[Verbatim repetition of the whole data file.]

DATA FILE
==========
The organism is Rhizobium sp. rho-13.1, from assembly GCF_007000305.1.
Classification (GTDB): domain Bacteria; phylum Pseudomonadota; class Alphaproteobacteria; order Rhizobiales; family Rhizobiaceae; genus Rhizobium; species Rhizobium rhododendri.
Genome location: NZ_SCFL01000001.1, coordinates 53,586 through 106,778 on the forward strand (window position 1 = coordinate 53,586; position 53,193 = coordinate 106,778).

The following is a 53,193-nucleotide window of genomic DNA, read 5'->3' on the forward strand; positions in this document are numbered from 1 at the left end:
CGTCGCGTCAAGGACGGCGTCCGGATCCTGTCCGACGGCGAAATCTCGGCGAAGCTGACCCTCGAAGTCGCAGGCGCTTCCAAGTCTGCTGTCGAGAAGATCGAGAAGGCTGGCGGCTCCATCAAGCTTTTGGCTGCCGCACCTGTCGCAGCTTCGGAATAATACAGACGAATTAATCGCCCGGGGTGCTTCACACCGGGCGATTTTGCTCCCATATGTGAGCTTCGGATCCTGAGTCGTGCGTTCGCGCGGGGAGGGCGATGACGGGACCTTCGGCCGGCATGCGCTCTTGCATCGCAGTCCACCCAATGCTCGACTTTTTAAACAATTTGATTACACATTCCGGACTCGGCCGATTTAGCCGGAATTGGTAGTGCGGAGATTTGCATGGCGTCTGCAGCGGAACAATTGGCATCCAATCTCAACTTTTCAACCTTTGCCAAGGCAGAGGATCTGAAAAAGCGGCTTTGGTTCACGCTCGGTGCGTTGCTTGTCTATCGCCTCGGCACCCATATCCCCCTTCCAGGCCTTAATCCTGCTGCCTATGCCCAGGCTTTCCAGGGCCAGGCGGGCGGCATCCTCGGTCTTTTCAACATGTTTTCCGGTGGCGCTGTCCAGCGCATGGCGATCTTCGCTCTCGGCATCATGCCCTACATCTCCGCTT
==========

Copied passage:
The organism is Rhizobium sp. rho-13.1, from assembly GCF_007000305.1.
Classification (GTDB): domain Bacteria; phylum Pseudomonadota; class Alphaproteobacteria; order Rhizobiales; family Rhizobiaceae; genus Rhizobium; species Rhizobium rhododendri.
Genome location: NZ_SCFL01000001.1, coordinates 53,586 through 106,778 on the forward strand (window position 1 = coordinate 53,586; position 53,193 = coordinate 106,778).

The following is a 53,193-nucleotide window of genomic DNA, read 5'->3' on the forward strand; positions in this document are numbered from 1 at the left end:
CGTCGCGTCAAGGACGGCGTCCGGATCCTGTCCGACGGCGAAATCTCGGCGAAGCTGACCCTCGAAGTCGCAGGCGCTTCCAAGTCTGCTGTCGAGAAGATCGAGAAGGCTGGCGGCTCCATCAAGCTTTTGGCTGCCGCACCTGTCGCAGCTTCGGAATAATACAGACGAATTAATCGCCCGGGGTGCTTCACACCGGGCGATTTTGCTCCCATATGTGAGCTTCGGATCCTGAGTCGTGCGTTCGCGCGGGGAGGGCGATGACGGGACCTTCGGCCGGCATGCGCTCTTGCATCGCAGTCCACCCAATGCTCGACTTTTTAAACAATTTGATTACACATTCCGGACTCGGCCGATTTAGCCGGAATTGGTAGTGCGGAGATTTGCATGGCGTCTGCAGCGGAACAATTGGCATCCAATCTCAACTTTTCAACCTTTGCCAAGGCAGAGGATCTGAAAAAGCGGCTTTGGTTCACGCTCGGTGCGTTGCTTGTCTATCGCCTCGGCACCCATATCCCCCTTCCAGGCCTTAATCCTGCTGCCTATGCCCAGGCTTTCCAGGGCCAGGCGGGCGGCATCCTCGGTCTTTTCAACATGTTTTCCGGTGGCGCTGTCCAGCGCATGGCGATCTTCGCTCTCGGCATCATGCCCTACATCTCCGCTT